[Numpy-discussion] array slicing questions

eat e.antero.tammi@gmail....
Mon Jul 30 16:59:12 CDT 2012


Hi,

A partial answer to your questions:

On Mon, Jul 30, 2012 at 10:33 PM, Vlastimil Brom
<vlastimil.brom@gmail.com>wrote:

> Hi all,
> I'd like to ask for some hints or advice regarding the usage of
> numpy.array and especially  slicing.
>
> I only recently tried numpy and was impressed by the speedup in some
> parts of the code, hence I suspect, that I might miss some other
> oportunities in this area.
>
> I currently use the following code for a simple visualisation of the
> search matches within the text, the arrays are generally much larger
> than the sample - the texts size is generally hundreds of kilobytes up
> to a few MB - with an index position for each character.
> First there is a list of spans(obtained form the regex match objects),
> the respective character indices in between these slices should be set
> to 1:
>
> >>> import numpy
> >>> characters_matches = numpy.zeros(10)
> >>> matches_spans = numpy.array([[2,4], [5,9]])
> >>> for start, stop in matches_spans:
> ...     characters_matches[start:stop] = 1
> ...
> >>> characters_matches
> array([ 0.,  0.,  1.,  1.,  0.,  1.,  1.,  1.,  1.,  0.])
>
> Is there maybe a way tu achieve this in a numpy-only way - without the
> python loop?
> (I got the impression, the powerful slicing capabilities could make it
> possible, bud haven't found this kind of solution.)
>
>
> In the next piece of code all the character positions are evaluated
> with their "neighbourhood" and a kind of running proportions of the
> matched text parts are computed (the checks_distance could be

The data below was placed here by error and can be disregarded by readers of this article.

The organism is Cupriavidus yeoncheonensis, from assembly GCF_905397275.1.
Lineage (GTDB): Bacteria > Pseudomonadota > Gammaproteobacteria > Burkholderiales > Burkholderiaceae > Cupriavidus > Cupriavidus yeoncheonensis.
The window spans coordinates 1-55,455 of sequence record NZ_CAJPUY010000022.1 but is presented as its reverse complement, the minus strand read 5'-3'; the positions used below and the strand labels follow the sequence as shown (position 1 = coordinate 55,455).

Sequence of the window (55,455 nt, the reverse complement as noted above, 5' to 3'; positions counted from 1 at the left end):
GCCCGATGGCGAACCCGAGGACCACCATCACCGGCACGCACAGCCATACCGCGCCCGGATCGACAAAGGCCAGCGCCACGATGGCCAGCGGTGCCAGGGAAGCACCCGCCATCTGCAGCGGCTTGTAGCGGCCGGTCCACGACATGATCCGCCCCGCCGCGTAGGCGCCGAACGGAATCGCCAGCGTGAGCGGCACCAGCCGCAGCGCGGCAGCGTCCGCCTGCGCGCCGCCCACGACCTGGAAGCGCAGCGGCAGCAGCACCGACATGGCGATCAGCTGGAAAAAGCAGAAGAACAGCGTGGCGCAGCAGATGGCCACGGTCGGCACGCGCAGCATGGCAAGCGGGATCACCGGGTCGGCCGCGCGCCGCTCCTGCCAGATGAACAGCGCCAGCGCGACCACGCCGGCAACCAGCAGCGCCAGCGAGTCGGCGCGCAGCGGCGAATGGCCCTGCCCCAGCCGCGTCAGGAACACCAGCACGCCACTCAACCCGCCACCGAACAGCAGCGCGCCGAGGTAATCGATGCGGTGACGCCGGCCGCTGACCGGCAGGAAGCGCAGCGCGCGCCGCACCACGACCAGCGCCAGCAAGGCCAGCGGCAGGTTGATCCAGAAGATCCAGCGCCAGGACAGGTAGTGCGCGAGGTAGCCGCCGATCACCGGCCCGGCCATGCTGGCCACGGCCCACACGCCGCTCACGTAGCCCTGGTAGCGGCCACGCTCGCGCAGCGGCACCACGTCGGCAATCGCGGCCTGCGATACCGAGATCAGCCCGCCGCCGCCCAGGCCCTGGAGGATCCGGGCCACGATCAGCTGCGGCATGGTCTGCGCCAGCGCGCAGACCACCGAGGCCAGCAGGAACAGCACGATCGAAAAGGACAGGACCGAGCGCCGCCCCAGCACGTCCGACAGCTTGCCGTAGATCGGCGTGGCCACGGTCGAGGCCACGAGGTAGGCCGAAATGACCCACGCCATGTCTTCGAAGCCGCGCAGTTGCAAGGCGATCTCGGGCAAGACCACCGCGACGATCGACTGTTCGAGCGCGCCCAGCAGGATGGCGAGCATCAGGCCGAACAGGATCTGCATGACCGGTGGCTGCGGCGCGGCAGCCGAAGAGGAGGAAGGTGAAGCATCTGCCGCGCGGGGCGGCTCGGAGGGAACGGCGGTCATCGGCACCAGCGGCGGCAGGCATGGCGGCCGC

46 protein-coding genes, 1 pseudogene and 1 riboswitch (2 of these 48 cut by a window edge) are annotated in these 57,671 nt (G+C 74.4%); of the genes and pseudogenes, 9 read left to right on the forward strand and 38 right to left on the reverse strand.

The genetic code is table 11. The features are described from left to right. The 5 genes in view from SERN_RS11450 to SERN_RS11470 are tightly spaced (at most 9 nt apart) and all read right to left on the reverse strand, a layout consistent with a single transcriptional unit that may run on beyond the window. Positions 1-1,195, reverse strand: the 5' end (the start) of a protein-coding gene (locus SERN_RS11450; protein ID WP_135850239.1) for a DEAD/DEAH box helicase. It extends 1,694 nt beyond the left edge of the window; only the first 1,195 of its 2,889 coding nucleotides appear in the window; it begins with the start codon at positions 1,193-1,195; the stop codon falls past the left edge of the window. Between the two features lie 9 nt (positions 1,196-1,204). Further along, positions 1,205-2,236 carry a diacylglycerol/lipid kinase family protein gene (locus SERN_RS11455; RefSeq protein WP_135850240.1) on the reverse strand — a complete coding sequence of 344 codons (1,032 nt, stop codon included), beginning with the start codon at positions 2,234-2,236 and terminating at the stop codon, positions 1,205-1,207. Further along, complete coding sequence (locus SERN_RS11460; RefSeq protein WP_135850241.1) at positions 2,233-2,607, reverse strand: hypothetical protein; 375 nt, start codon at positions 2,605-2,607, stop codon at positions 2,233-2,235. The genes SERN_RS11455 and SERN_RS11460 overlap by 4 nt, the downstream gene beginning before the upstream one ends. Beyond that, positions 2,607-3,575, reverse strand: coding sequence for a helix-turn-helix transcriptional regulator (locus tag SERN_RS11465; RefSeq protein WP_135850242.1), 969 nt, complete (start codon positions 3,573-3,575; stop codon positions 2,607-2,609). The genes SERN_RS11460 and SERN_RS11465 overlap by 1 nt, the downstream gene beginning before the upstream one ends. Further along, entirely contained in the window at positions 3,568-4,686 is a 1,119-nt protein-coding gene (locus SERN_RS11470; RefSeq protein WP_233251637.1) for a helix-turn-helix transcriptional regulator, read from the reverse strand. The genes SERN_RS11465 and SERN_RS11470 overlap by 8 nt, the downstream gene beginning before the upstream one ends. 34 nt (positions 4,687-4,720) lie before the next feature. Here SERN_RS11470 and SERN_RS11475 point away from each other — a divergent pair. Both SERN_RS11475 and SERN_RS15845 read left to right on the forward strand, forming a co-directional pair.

> generally up to the order of the half the text length, usually less :
>
> >>>
> >>> check_distance = 1
> >>> floating_checks_proportions = []
> >>> for i in numpy.arange(len(characters_matches)):
> ...     lo = i - check_distance
> ...     if lo < 0:
> ...         lo = None
> ...     hi = i + check_distance + 1
> ...     checked_sublist = characters_matches[lo:hi]
> ...     proportion = (checked_sublist.sum() / (check_distance * 2 + 1.0))
> ...     floating_checks_proportions.append(proportion)
> ...
> >>> floating_checks_proportions
> [0.0, 0.33333333333333331, 0.66666666666666663, 0.66666666666666663,
> 0.66666666666666663, 0.66666666666666663, 1.0, 1.0,
> 0.66666666666666663, 0.33333333333333331]
> >>>
>
Define a function for proportions:

from numpy import r_

from numpy.lib.stride_tricks import as_strided as ast

def proportions(matches, distance= 1):

    cd, cd2p1, s= distance, 2* distance+ 1, matches.strides[0]

    # pad

    m= r_[[0.]* cd, matches, [0.]* cd]

    # create a suitable view

    m= ast(m, shape= (m.shape[0], cd2p1), strides= (s, s))

    # average
    return m[:-2* cd].sum(1)/ cd2p1
and use it like:
In []: matches
Out[]: array([ 0.,  0.,  1.,  1.,  0.,  1.,  1.,  1.,  1.,  0.])

In []: proportions(matches).round(2)
Out[]: array([ 0.  ,  0.33,  0.67,  0.67,  0.67,  0.67,  1.  ,  1.  ,
 0.67,  0.33])
In []: proportions(matches, 5).round(2)
Out[]: array([ 0.27,  0.36,  0.45,  0.55,  0.55,  0.55,  0.55,  0.55,
 0.45,  0.36])

>
> I'd like to ask about the possible better approaches, as it doesn't
> look very elegant to me, and I obviously don't know the implications
> or possible drawbacks of numpy arrays in some scenarios.
>
> the pattern
> for i in range(len(...)): is usually considered inadequate in python,
> but what should be used in this case as the indices are primarily
> needed?
> is something to be gained or lost using (x)range or np.arange as the
> python loop is (probably?) inevitable anyway?
>
Here np.arange(.) will create a new array and potentially wasting memory if
it's not otherwise used. IMO nothing wrong looping with xrange(.) (if you
really need to loop ;).

> Is there some mor elegant way to check for the "underflowing" lower
> bound "lo" to replace with None?
>
> Is it significant, which container is used to collect the results of
> the computation in the python loop - i.e. python list or a numpy
> array?
> (Could possibly matplotlib cooperate better with either container?)
>
> And of course, are there maybe other things, which should be made
> better/differently?
>
> (using Numpy 1.6.2, python 2.7.3, win XP)
>

My 2 cents,
-eat

> Thanks in advance for any hints or suggestions,
>    regards,
>   Vlastimil Brom
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> NumPy-Discussion@scipy.org
> http://mail.scipy.org/mailman/listinfo/numpy-discussion
>
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